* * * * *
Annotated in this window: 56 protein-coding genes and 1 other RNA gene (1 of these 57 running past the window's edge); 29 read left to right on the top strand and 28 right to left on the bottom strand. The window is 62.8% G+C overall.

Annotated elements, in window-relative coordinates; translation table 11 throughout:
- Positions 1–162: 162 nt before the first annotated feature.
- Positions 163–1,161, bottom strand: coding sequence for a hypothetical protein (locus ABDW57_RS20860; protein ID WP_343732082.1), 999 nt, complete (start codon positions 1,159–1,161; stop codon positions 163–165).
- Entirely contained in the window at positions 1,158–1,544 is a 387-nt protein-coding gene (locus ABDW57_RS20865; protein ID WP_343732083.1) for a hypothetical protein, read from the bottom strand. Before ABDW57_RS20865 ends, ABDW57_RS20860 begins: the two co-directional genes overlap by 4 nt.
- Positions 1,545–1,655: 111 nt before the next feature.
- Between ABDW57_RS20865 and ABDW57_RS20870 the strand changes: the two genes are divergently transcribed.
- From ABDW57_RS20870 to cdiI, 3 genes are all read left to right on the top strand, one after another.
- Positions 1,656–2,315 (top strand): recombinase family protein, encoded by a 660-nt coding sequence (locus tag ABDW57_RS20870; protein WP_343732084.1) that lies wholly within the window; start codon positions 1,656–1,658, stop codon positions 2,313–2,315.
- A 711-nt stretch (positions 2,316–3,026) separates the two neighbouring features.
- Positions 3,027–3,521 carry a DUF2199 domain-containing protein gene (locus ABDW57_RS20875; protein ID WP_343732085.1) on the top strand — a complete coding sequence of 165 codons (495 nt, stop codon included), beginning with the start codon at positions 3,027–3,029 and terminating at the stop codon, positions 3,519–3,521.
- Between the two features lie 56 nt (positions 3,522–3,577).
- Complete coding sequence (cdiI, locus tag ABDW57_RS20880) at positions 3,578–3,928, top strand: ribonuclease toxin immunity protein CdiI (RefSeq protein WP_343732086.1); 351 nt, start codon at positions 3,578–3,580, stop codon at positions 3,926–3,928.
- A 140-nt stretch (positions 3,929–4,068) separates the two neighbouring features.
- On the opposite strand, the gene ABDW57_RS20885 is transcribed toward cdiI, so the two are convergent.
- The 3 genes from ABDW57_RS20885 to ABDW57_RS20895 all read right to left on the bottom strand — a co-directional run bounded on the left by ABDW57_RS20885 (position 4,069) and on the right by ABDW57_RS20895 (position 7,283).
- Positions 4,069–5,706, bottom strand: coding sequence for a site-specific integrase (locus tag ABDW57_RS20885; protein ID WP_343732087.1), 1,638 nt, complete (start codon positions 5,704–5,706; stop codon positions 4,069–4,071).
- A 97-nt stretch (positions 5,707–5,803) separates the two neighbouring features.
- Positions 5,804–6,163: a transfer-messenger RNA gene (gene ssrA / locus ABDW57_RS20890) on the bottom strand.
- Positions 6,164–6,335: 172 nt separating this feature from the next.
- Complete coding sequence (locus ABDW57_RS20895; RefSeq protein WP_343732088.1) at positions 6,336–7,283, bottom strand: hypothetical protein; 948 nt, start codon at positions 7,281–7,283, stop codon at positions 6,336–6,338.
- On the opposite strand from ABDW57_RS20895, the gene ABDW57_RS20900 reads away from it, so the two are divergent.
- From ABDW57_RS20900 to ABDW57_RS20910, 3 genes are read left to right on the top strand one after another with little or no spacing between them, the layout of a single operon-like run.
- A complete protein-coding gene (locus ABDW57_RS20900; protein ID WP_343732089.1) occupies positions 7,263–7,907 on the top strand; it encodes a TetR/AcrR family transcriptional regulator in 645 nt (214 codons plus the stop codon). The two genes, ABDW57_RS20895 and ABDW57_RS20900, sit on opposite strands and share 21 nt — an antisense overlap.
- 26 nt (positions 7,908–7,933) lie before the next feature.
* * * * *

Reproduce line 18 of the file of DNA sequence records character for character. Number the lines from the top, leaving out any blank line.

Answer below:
- A 97-nt stretch (positions 5,707–5,803) separates the two neighbouring features.